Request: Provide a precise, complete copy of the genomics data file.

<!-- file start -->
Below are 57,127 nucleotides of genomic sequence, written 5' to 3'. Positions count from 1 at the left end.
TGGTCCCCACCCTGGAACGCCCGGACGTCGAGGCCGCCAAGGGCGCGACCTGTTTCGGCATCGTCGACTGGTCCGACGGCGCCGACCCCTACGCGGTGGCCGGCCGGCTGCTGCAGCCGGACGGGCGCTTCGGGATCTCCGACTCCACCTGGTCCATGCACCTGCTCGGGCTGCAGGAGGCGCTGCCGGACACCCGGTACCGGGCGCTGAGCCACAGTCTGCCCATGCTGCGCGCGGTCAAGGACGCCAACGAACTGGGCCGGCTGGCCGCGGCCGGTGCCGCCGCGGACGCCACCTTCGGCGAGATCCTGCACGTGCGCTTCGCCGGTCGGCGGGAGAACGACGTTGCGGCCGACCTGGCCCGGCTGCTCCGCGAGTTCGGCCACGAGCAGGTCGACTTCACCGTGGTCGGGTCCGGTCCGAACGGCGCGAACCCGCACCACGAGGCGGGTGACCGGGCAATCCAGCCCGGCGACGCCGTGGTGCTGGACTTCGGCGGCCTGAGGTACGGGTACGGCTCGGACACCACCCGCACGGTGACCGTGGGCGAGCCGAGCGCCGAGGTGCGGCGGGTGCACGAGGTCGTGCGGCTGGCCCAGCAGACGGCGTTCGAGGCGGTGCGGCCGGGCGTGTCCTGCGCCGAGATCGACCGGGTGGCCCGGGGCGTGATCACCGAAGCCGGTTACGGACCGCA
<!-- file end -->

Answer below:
Below are 57,127 nucleotides of genomic sequence, written 5' to 3'. Positions count from 1 at the left end.
TGGTCCCCACCCTGGAACGCCCGGACGTCGAGGCCGCCAAGGGCGCGACCTGTTTCGGCATCGTCGACTGGTCCGACGGCGCCGACCCCTACGCGGTGGCCGGCCGGCTGCTGCAGCCGGACGGGCGCTTCGGGATCTCCGACTCCACCTGGTCCATGCACCTGCTCGGGCTGCAGGAGGCGCTGCCGGACACCCGGTACCGGGCGCTGAGCCACAGTCTGCCCATGCTGCGCGCGGTCAAGGACGCCAACGAACTGGGCCGGCTGGCCGCGGCCGGTGCCGCCGCGGACGCCACCTTCGGCGAGATCCTGCACGTGCGCTTCGCCGGTCGGCGGGAGAACGACGTTGCGGCCGACCTGGCCCGGCTGCTCCGCGAGTTCGGCCACGAGCAGGTCGACTTCACCGTGGTCGGGTCCGGTCCGAACGGCGCGAACCCGCACCACGAGGCGGGTGACCGGGCAATCCAGCCCGGCGACGCCGTGGTGCTGGACTTCGGCGGCCTGAGGTACGGGTACGGCTCGGACACCACCCGCACGGTGACCGTGGGCGAGCCGAGCGCCGAGGTGCGGCGGGTGCACGAGGTCGTGCGGCTGGCCCAGCAGACGGCGTTCGAGGCGGTGCGGCCGGGCGTGTCCTGCGCCGAGATCGACCGGGTGGCCCGGGGCGTGATCACCGAAGCCGGTTACGGACCGCA